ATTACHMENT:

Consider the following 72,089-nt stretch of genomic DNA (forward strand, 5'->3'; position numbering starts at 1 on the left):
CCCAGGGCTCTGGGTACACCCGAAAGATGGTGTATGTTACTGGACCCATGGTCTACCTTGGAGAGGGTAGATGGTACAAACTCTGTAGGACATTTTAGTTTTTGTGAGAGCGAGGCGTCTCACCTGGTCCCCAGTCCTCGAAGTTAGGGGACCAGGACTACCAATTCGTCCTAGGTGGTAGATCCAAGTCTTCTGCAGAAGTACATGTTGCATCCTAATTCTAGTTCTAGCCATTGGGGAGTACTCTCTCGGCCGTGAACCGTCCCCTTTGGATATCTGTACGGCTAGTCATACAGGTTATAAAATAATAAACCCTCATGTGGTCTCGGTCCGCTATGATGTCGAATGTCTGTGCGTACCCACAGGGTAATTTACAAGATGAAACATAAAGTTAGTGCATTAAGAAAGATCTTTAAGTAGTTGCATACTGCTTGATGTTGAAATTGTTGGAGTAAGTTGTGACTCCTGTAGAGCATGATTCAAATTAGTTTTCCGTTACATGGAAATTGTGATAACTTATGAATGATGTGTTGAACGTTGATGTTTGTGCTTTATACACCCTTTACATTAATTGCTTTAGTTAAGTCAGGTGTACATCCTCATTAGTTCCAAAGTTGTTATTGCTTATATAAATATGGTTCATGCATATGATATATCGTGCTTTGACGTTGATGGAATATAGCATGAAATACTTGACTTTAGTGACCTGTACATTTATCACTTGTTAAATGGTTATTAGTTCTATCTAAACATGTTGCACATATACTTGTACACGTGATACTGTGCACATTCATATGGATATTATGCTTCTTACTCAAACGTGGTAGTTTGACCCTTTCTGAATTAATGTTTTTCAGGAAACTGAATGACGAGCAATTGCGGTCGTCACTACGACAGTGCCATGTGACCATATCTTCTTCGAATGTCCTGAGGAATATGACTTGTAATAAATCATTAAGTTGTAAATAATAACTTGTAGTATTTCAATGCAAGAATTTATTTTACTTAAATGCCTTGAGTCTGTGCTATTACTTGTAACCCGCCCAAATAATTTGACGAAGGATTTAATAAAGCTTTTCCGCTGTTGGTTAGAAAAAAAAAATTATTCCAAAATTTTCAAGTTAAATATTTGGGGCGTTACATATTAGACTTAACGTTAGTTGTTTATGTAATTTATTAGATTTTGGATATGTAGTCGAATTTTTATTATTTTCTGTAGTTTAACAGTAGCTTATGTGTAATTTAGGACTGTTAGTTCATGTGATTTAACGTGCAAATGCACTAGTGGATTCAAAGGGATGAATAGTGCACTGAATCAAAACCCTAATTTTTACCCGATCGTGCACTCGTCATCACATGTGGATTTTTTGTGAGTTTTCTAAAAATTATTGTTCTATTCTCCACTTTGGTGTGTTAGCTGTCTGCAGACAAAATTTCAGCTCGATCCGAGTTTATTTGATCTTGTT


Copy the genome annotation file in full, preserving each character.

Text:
Consider the following 72,089-nt stretch of genomic DNA (forward strand, 5'->3'; position numbering starts at 1 on the left):
CCCAGGGCTCTGGGTACACCCGAAAGATGGTGTATGTTACTGGACCCATGGTCTACCTTGGAGAGGGTAGATGGTACAAACTCTGTAGGACATTTTAGTTTTTGTGAGAGCGAGGCGTCTCACCTGGTCCCCAGTCCTCGAAGTTAGGGGACCAGGACTACCAATTCGTCCTAGGTGGTAGATCCAAGTCTTCTGCAGAAGTACATGTTGCATCCTAATTCTAGTTCTAGCCATTGGGGAGTACTCTCTCGGCCGTGAACCGTCCCCTTTGGATATCTGTACGGCTAGTCATACAGGTTATAAAATAATAAACCCTCATGTGGTCTCGGTCCGCTATGATGTCGAATGTCTGTGCGTACCCACAGGGTAATTTACAAGATGAAACATAAAGTTAGTGCATTAAGAAAGATCTTTAAGTAGTTGCATACTGCTTGATGTTGAAATTGTTGGAGTAAGTTGTGACTCCTGTAGAGCATGATTCAAATTAGTTTTCCGTTACATGGAAATTGTGATAACTTATGAATGATGTGTTGAACGTTGATGTTTGTGCTTTATACACCCTTTACATTAATTGCTTTAGTTAAGTCAGGTGTACATCCTCATTAGTTCCAAAGTTGTTATTGCTTATATAAATATGGTTCATGCATATGATATATCGTGCTTTGACGTTGATGGAATATAGCATGAAATACTTGACTTTAGTGACCTGTACATTTATCACTTGTTAAATGGTTATTAGTTCTATCTAAACATGTTGCACATATACTTGTACACGTGATACTGTGCACATTCATATGGATATTATGCTTCTTACTCAAACGTGGTAGTTTGACCCTTTCTGAATTAATGTTTTTCAGGAAACTGAATGACGAGCAATTGCGGTCGTCACTACGACAGTGCCATGTGACCATATCTTCTTCGAATGTCCTGAGGAATATGACTTGTAATAAATCATTAAGTTGTAAATAATAACTTGTAGTATTTCAATGCAAGAATTTATTTTACTTAAATGCCTTGAGTCTGTGCTATTACTTGTAACCCGCCCAAATAATTTGACGAAGGATTTAATAAAGCTTTTCCGCTGTTGGTTAGAAAAAAAAAATTATTCCAAAATTTTCAAGTTAAATATTTGGGGCGTTACATATTAGACTTAACGTTAGTTGTTTATGTAATTTATTAGATTTTGGATATGTAGTCGAATTTTTATTATTTTCTGTAGTTTAACAGTAGCTTATGTGTAATTTAGGACTGTTAGTTCATGTGATTTAACGTGCAAATGCACTAGTGGATTCAAAGGGATGAATAGTGCACTGAATCAAAACCCTAATTTTTACCCGATCGTGCACTCGTCATCACATGTGGATTTTTTGTGAGTTTTCTAAAAATTATTGTTCTATTCTCCACTTTGGTGTGTTAGCTGTCTGCAGACAAAATTTCAGCTCGATCCGAGTTTATTTGATCTTGTT